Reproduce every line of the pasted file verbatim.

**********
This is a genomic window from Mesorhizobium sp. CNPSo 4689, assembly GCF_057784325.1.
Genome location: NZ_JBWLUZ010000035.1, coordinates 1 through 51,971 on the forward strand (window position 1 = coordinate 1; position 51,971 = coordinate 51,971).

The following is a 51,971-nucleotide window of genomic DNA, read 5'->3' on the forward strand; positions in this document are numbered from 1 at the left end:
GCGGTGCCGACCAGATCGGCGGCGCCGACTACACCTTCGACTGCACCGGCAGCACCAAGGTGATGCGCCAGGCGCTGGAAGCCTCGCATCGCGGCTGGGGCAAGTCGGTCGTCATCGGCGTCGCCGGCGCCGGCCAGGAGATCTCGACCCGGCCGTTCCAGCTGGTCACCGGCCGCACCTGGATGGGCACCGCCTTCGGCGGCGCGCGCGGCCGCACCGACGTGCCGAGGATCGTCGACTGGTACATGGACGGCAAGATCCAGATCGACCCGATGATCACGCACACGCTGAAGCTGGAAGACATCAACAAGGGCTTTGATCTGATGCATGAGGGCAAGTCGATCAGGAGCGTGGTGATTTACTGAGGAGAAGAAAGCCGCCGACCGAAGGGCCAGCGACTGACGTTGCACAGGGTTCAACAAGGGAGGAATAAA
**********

This is a genomic window from Mesorhizobium sp. CNPSo 4689, assembly GCF_057784325.1.
Genome location: NZ_JBWLUZ010000035.1, coordinates 1 through 51,971 on the forward strand (window position 1 = coordinate 1; position 51,971 = coordinate 51,971).

The following is a 51,971-nucleotide window of genomic DNA, read 5'->3' on the forward strand; positions in this document are numbered from 1 at the left end:
GCGGTGCCGACCAGATCGGCGGCGCCGACTACACCTTCGACTGCACCGGCAGCACCAAGGTGATGCGCCAGGCGCTGGAAGCCTCGCATCGCGGCTGGGGCAAGTCGGTCGTCATCGGCGTCGCCGGCGCCGGCCAGGAGATCTCGACCCGGCCGTTCCAGCTGGTCACCGGCCGCACCTGGATGGGCACCGCCTTCGGCGGCGCGCGCGGCCGCACCGACGTGCCGAGGATCGTCGACTGGTACATGGACGGCAAGATCCAGATCGACCCGATGATCACGCACACGCTGAAGCTGGAAGACATCAACAAGGGCTTTGATCTGATGCATGAGGGCAAGTCGATCAGGAGCGTGGTGATTTACTGAGGAGAAGAAAGCCGCCGACCGAAGGGCCAGCGACTGACGTTGCACAGGGTTCAACAAGGGAGGAATAAA